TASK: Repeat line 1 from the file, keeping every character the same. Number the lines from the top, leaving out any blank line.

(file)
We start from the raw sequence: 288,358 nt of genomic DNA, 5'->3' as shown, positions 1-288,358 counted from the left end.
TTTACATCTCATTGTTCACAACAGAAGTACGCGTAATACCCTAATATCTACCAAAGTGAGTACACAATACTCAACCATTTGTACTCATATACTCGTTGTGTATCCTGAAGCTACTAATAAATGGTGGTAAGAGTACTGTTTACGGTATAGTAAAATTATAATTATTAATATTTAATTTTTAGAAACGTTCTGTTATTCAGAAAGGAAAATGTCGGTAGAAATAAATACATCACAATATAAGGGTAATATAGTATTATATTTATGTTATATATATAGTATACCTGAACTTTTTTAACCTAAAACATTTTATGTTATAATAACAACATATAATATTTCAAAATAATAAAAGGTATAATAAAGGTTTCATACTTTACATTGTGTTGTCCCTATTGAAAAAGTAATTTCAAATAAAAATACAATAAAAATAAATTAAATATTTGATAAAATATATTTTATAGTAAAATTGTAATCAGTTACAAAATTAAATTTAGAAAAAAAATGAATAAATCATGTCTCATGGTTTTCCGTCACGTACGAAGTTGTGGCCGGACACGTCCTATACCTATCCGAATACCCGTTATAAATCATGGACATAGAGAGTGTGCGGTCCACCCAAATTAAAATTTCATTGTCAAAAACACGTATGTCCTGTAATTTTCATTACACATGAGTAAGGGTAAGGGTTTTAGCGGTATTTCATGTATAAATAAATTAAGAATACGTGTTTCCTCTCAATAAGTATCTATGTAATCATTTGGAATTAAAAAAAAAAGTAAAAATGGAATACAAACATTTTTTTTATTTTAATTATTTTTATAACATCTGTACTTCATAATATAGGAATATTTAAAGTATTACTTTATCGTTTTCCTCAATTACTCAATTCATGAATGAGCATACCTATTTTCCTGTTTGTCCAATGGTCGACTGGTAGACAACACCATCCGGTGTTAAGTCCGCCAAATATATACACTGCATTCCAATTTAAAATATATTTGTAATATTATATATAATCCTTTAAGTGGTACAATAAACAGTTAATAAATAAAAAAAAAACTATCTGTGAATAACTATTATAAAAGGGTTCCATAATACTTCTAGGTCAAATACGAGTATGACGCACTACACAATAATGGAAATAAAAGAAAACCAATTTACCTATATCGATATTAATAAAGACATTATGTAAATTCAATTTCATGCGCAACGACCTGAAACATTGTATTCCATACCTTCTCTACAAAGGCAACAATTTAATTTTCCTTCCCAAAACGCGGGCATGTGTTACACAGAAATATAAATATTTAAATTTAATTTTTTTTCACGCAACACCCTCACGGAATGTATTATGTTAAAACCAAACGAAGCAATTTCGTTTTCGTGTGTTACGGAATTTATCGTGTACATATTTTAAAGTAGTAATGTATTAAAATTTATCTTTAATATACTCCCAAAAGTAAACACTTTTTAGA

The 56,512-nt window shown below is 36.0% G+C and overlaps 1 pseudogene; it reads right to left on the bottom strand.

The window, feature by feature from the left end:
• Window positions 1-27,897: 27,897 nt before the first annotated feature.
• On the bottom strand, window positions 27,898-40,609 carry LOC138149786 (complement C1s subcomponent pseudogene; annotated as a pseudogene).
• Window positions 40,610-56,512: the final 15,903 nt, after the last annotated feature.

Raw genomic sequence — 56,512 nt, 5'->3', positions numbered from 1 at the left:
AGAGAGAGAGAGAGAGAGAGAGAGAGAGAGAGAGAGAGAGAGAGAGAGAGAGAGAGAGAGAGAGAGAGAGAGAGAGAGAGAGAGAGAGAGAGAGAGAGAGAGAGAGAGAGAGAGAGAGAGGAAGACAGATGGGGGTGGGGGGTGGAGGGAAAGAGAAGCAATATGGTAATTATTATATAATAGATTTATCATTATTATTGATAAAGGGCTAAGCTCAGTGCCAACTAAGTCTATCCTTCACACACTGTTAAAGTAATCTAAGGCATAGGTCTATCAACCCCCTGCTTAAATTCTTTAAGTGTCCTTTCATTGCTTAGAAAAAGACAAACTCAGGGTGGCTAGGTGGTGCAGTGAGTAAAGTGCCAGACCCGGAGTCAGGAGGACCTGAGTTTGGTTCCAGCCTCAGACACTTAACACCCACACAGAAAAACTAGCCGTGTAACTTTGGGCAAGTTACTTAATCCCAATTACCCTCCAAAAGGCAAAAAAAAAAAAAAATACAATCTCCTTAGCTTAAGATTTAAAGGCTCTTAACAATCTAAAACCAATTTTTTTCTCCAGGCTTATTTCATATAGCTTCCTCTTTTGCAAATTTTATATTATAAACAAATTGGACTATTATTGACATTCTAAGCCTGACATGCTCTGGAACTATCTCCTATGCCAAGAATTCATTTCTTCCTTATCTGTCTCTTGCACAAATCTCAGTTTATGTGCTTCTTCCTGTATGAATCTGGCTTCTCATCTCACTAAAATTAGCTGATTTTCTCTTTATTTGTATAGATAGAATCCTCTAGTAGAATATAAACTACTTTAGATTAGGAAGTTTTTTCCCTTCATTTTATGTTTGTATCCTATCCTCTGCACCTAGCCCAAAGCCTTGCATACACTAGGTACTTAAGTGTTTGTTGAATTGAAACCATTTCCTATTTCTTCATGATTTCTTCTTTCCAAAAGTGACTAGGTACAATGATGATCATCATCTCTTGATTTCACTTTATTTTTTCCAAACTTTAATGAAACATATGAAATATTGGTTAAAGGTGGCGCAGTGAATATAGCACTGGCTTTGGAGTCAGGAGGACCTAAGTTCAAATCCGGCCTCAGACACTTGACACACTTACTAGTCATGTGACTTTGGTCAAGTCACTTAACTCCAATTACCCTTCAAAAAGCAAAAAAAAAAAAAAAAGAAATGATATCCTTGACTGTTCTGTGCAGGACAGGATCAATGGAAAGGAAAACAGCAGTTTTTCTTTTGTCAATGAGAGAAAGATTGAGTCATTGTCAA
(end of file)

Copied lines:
We start from the raw sequence: 288,358 nt of genomic DNA, 5'->3' as shown, positions 1-288,358 counted from the left end.